Dutch companies SolarDuck and Voyex are looking to construct a prototype ‘solar island’ for the production of hydrogen fuel for marine applications.
The two companies have announced an R&D partnership to develop the system and, according to Koen Burgers, CEO of SolarDuck, “The innovative power lies in combining technologies. If upscaled, a solar island at sea and on rivers can offer the shipping sector a sustainable alternative.”
The test setup will ultimately be installed at Dekker’s facility in IJzendoorn (the tank storage specialist is providing the space for the project), sited on the Waal river in the province of Gelderland. It will consist of four linked platforms containing 39 solar panels each.
SolarDuck states that these modular platforms are suited for the rough conditions found at sea, but will first be tested on the Waal to study the effects of strong currents and heavy winds. “At the beginning of April, the entirety of the solar island will be towed upstream from Gorinchem to Dekker’s riverport in IJzendoorn,” said Burgers. “A unique event in itself.”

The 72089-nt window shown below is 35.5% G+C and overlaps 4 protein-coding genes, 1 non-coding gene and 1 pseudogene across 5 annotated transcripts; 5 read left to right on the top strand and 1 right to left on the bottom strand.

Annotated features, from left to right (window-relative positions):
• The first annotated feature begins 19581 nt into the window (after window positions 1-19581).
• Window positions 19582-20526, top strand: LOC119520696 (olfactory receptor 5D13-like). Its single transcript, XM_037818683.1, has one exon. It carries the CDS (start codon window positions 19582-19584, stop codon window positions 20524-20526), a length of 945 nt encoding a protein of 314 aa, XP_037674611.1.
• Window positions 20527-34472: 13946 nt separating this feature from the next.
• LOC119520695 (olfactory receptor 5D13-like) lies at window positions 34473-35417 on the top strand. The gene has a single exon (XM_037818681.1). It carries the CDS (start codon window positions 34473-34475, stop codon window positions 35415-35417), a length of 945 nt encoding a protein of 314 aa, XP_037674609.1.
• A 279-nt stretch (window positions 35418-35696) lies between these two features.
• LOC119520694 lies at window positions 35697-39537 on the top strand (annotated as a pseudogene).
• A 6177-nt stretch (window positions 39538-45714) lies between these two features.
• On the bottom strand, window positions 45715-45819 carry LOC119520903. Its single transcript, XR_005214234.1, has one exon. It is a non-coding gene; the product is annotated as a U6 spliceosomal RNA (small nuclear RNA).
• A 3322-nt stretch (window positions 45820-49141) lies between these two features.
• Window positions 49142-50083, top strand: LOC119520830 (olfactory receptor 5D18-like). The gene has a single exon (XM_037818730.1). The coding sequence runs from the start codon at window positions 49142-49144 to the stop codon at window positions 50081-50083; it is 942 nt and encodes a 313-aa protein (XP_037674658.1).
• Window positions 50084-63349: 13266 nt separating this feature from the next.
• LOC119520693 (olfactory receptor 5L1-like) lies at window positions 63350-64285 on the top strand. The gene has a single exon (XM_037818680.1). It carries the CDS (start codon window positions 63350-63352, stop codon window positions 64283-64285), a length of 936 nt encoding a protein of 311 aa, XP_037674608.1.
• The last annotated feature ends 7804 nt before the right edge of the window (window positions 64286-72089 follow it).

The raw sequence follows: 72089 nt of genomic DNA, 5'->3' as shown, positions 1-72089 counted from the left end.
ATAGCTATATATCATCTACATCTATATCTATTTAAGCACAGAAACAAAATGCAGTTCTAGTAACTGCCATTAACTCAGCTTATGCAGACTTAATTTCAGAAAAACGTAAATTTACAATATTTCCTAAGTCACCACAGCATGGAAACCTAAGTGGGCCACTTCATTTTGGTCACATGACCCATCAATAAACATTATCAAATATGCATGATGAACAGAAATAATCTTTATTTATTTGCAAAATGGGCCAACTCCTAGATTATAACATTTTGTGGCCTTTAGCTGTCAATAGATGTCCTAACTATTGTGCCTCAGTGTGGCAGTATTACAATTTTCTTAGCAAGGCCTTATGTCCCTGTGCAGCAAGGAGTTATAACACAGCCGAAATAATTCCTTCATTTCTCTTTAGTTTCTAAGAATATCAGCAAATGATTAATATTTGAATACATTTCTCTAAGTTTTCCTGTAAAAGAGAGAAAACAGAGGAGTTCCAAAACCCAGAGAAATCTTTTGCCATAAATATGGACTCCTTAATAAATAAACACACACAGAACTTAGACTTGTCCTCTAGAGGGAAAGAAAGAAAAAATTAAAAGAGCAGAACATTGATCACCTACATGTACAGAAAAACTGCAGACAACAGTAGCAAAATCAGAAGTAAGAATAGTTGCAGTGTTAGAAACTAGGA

The island should be able to generate 65kW of peak power, which will be fed to a 10kW electrolyzer that produces hydrogen. The hydrogen will then be bonded to a liquid organic hydrogen carrier (LOHC), an oil-like liquid that serves as a binding agent, or carrier, for the produced hydrogen. “This ‘hydrogen oil’ can be transported at room temperature, under the same atmospheric conditions as fuels such as diesel,” explained Wiard Leenders, CEO of Voyex. “The carrier itself can be reused.”
The selection of a test location at Dekker’s base in IJzendoorn was a logical one as the company encourages the use of hydrogen for the transport sector. “Our floating sand extracting plants have already been made much more sustainable, however we are still looking for a solution for our fleet,” noted Gert Pomstra, group director of Dekker. “We wholeheartedly support the innovation of SolarDuck and Voyex, and hope this will contribute to making inland shipping more sustainable.”